Just last week, Venator, announced it was closing 123 Footlocker and 27 Champs as well as some other stores in its 4,000 store portfolio. Will this have a significant affect on the industry? Probably not. However, it means two things: first, there are fewer stores out there and, second, the inventory from the closed stores is now looking for a new home. It means that Venator may not want to buy as many shoes in the upcoming months. This will make it more difficult for Venator's suppliers to increase sales to that company, and perhaps they will need to find new customers.

Now, I'm not saying that closing 150 shoe stores will be the end of Nike and Reebok, or even of K-Swiss or Converse for that matter. But looking at Nike and Reebok, you need to pay attention to its customers, too. Also, you need to watch what's happening "upstream" of the company to see how healthy its suppliers are.

For the footwear industry, the financial health of suppliers became extremely important during 1998 and 1999. Looking at the financial situation of some of the larger manufacturers, you saw out-of-control debt, massive interest payments, and negative equity (liabilities exceeded assets). Worries that some of these companies would go bankrupt must have crossed the minds of people at Nike and the other design and marketing companies. Size became a concern as well, as the marketers wanted to shorten lead times on shoes to help prevent problems with product mix, such as too many basketball styles or too few running styles.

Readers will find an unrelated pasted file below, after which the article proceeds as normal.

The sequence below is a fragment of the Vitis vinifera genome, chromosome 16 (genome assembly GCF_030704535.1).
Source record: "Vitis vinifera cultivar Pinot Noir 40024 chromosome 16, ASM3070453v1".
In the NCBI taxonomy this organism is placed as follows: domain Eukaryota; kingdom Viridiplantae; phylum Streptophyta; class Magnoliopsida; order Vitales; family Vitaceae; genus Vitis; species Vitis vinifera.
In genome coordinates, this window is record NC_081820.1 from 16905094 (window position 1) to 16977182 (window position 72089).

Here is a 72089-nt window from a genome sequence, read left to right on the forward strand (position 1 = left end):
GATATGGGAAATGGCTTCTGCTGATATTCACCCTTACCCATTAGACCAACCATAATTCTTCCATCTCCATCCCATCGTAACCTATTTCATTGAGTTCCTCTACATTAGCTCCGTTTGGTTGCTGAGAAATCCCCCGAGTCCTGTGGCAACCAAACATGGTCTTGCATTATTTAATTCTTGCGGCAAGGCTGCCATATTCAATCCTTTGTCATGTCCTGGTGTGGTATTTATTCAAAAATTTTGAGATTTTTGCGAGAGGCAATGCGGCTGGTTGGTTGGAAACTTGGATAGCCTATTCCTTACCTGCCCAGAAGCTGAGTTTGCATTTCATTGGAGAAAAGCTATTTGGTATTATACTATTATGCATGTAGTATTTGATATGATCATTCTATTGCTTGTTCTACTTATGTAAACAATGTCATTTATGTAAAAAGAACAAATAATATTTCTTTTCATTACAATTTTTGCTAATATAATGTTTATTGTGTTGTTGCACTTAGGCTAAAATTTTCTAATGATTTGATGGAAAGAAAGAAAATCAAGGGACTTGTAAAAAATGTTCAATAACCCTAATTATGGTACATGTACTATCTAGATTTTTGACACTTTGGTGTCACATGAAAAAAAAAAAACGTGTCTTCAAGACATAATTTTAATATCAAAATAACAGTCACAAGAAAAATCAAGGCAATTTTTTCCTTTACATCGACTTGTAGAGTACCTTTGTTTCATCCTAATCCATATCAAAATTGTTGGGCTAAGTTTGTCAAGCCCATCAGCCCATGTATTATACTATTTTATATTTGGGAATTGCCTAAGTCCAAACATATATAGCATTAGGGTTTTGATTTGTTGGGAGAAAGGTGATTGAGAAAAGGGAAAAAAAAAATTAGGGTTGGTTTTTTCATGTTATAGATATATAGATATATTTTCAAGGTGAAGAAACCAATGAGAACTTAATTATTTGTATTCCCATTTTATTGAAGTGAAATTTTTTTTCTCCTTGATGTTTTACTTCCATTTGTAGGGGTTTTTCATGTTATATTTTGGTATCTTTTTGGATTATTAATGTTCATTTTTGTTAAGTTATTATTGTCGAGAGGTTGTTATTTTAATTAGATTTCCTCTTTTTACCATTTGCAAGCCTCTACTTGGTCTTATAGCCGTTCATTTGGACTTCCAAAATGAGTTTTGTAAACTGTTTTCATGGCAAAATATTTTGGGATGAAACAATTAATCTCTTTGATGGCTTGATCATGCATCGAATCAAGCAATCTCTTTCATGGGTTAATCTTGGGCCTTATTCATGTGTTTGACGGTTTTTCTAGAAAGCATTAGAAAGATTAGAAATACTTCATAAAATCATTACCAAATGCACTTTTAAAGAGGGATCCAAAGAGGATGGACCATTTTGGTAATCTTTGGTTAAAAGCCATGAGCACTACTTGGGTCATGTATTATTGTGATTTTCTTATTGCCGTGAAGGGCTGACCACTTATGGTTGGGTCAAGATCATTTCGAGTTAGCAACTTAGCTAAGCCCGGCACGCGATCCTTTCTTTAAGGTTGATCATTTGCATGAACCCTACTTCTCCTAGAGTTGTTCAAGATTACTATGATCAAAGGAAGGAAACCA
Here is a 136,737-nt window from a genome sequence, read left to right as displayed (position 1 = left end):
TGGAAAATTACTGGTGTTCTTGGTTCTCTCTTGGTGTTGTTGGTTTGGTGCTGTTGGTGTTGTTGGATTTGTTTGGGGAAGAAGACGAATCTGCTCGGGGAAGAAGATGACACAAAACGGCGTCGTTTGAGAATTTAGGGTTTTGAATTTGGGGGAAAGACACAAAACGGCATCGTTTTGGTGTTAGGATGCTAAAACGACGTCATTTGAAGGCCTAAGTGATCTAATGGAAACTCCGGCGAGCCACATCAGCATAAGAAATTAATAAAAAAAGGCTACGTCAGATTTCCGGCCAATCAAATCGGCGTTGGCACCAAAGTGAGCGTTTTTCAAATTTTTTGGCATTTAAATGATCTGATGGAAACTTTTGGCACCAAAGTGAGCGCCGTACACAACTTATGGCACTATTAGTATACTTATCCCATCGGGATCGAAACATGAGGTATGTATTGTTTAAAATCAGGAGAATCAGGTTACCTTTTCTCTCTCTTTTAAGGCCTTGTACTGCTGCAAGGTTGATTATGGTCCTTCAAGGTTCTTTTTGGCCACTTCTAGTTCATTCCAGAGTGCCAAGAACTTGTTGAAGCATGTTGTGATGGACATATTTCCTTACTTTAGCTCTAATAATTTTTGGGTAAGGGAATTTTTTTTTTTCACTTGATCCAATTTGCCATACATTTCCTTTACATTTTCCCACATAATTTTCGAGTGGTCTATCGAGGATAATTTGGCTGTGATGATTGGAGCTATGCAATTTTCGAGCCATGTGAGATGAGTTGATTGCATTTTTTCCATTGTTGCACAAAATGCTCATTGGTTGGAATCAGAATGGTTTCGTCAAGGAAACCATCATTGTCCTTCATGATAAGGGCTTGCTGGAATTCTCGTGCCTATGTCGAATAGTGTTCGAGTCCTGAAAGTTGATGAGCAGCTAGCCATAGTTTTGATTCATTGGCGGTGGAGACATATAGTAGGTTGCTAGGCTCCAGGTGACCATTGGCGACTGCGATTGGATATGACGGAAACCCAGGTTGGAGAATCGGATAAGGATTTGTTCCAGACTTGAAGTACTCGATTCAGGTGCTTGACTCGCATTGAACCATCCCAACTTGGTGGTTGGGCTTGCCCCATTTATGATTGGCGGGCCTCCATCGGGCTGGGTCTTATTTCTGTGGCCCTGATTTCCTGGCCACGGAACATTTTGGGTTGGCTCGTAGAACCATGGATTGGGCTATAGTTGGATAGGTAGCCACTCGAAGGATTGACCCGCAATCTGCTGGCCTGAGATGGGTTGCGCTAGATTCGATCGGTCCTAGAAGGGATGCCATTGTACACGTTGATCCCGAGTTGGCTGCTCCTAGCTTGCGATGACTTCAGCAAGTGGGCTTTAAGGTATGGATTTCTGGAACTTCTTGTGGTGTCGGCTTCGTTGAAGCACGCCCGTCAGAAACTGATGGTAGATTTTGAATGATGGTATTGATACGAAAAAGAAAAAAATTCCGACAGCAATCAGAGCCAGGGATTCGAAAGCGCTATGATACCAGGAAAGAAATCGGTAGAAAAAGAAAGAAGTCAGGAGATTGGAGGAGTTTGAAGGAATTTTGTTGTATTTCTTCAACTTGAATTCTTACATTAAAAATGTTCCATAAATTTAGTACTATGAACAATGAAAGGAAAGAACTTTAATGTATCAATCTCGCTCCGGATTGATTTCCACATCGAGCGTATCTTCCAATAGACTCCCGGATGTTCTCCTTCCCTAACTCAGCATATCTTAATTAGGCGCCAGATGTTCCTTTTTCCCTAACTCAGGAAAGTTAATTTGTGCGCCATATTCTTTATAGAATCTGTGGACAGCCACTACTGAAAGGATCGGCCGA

Could this situation cause a problem for Nike? It could if a company gets an order from Nike only to go bankrupt before completing the order. This is probably the worst situation for Nike due to the time lost working on the order and the expense to rush the orders through another factory. Or, small factories could go bankrupt or be absorbed by larger companies, and then fewer factories remain. Historically, the footwear industry has depended on competition amongst a large number of similar factories to keep manufacturing costs low. If, suddenly, there are fewer companies, a dominant company may be able to demand higher prices and hurt Nike's profit margins. And, political events could affect suppliers, such as their ability to export to the U.S., or civil unrest may threaten the factories and workers directly.

Let's say you were looking at Nike as an investment. You look at the historical financial reports, you examine margins and growth rates. You like its numbers, you like its brand, you like its dominant position in the industry. However, are there any problems downstream from it? Are its retailers consistently growing sales? Are there problems with its major accounts? Then, try to look upstream for problems that might affect the supply of footwear and apparel going to Nike. Are interest payments so high the company is almost insolvent? Are workers rioting? These kinds of problems, largely beyond Nike's control, can seriously affect the attractiveness of the company.

This idea has a place in whatever industry you're examining. If you're looking at Dell (Nasdaq: DELL), you might worry about its suppliers. If you are considering Levi's competitor VF Corp. (NYSE: VFC), you should check out Sears (NYSE: S) and other retailers as well as denim makers like Cone Mills (NYSE: COE). A chain is only as strong as its weakest link, right?